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Hugo Simberg : “The Garden of Death” (1896)

Archival Inkjet on Matte Finish Fine Art Paper

The Ibis’s giclée process uses archival pigment inks on 100% cotton rag paper to achieve crisp detail and rich, lasting color. Unlike posters, they will not yellow with time, but will maintain their original quality for as long as you own them. If you are unhappy with your print for any reason, you are welcome to return it for a full refund.

Finnish painter Hugo Simberg portrayed death with warmth and lightheartedness, challenging viewers to revisit their apprehensions about mortality. According to the artist, The Garden of Death depicts “the place where the dead end up before going to Heaven.” The skeletons are helpers who lovingly tend to plants and flowers representing human souls. The Ateneum art museum observes that by representing human souls as plants, Simberg implies that “man is as undeveloped compared to his paradisical self as a child is compared to an adult.”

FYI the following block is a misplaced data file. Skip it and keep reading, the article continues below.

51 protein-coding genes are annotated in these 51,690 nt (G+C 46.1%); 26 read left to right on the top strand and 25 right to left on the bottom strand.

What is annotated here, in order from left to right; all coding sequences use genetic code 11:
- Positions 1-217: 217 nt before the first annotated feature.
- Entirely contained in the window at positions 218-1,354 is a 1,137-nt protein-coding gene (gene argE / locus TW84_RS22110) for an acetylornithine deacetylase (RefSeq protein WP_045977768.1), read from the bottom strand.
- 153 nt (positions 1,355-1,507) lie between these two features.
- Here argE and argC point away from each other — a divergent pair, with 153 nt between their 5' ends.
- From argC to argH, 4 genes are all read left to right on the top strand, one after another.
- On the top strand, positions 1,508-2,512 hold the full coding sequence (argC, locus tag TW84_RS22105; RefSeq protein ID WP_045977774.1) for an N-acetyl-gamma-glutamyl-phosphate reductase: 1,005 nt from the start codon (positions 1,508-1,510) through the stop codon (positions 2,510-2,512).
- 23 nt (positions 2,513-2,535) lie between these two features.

Simberg produced several variations of The Garden of Death using different techniques. This version was executed in watercolor and gouache. Frescos of The Garden of Death and another of his great works, The Wounded Angel, adorn Tampere Cathedral in Tampere, Finland; a Lutheran church designed in the National Romantic style by Lars Sonck and built between 1902 and 1907.

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